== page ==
The development and disintegration of a Classic Maya center and its climate context
Posted: Aug 10, 2022 - 10:00amA recent article entitled The development and disintegration of a Classic Maya center and its climate context has been published in Progress in Physical Geography: Earth and Environment by Dr. Keith Prufer and colleagues.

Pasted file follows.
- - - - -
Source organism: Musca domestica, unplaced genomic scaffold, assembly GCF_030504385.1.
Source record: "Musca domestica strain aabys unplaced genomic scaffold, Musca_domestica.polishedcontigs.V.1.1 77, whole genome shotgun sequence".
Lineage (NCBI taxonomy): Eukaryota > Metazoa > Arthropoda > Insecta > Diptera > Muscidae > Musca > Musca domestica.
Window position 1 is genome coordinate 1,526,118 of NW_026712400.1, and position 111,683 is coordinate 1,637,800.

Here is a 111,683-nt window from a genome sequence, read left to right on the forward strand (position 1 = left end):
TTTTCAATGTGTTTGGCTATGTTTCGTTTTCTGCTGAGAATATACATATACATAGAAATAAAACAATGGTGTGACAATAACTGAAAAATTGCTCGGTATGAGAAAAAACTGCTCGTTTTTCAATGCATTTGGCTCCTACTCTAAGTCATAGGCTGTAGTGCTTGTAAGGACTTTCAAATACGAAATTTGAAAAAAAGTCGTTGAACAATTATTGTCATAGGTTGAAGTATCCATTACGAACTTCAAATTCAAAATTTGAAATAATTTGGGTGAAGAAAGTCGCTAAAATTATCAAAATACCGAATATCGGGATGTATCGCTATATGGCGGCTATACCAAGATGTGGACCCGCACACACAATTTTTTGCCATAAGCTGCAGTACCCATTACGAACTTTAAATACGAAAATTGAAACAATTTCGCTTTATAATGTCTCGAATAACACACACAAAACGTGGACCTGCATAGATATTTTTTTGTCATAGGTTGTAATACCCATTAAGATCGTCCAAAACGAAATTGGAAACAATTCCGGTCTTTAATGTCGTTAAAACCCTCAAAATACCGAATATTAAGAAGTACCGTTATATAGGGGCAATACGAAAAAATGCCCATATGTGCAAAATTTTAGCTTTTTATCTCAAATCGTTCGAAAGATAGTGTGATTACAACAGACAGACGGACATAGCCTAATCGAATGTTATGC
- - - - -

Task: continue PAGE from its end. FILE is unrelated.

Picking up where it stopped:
Research in Southern Belize has produced a 1000-year record of coupled human and environmental relationships at the ancient Maya city Uxbenká. Located at the southeastern margin of the Maya Lowlands, this region has excellent agricultural land and some of the highest rainfall in the Maya region. Uxbenká was the founding political center in southern Belize after 100 BCE. After 850 years, Uxbenká experienced a long geopolitical disintegration ending in depopulation as part of broad regional collapse. We use kernel density and summed probability distributions of 167 high-precision AMS 14C dates to reconstruct relative changes in population and investments in the built environment throughout the growth and decline of the polity. Those data are compared to an annually resolved speleothem paleoclimate record from Yok Balum cave, located less than 3 km from Uxbenká’s civic ceremonial core. With no Classic Period wetland fields or evidence for large-scale landscape investments in agricultural intensification, food production would have been rainfall dependent as was water availability for household use. Using a 30 m SRTM DEM, we compute flow accumulation and the upvalley extents of river networks while varying the input precipitation to reflect hypothesized changes in paleorainfall over time. Our data suggest that Uxbenká experienced rapid growth following a severe drought at 200 CE, as well as cycles of growth and contraction until just after 750 CE. We find that geopolitical disintegration in southern Belize was already underway when a severe drought began at 830 CE. That six-decade drought likely contributed to the abandonment of Uxbenká and limited geopolitical reorganization.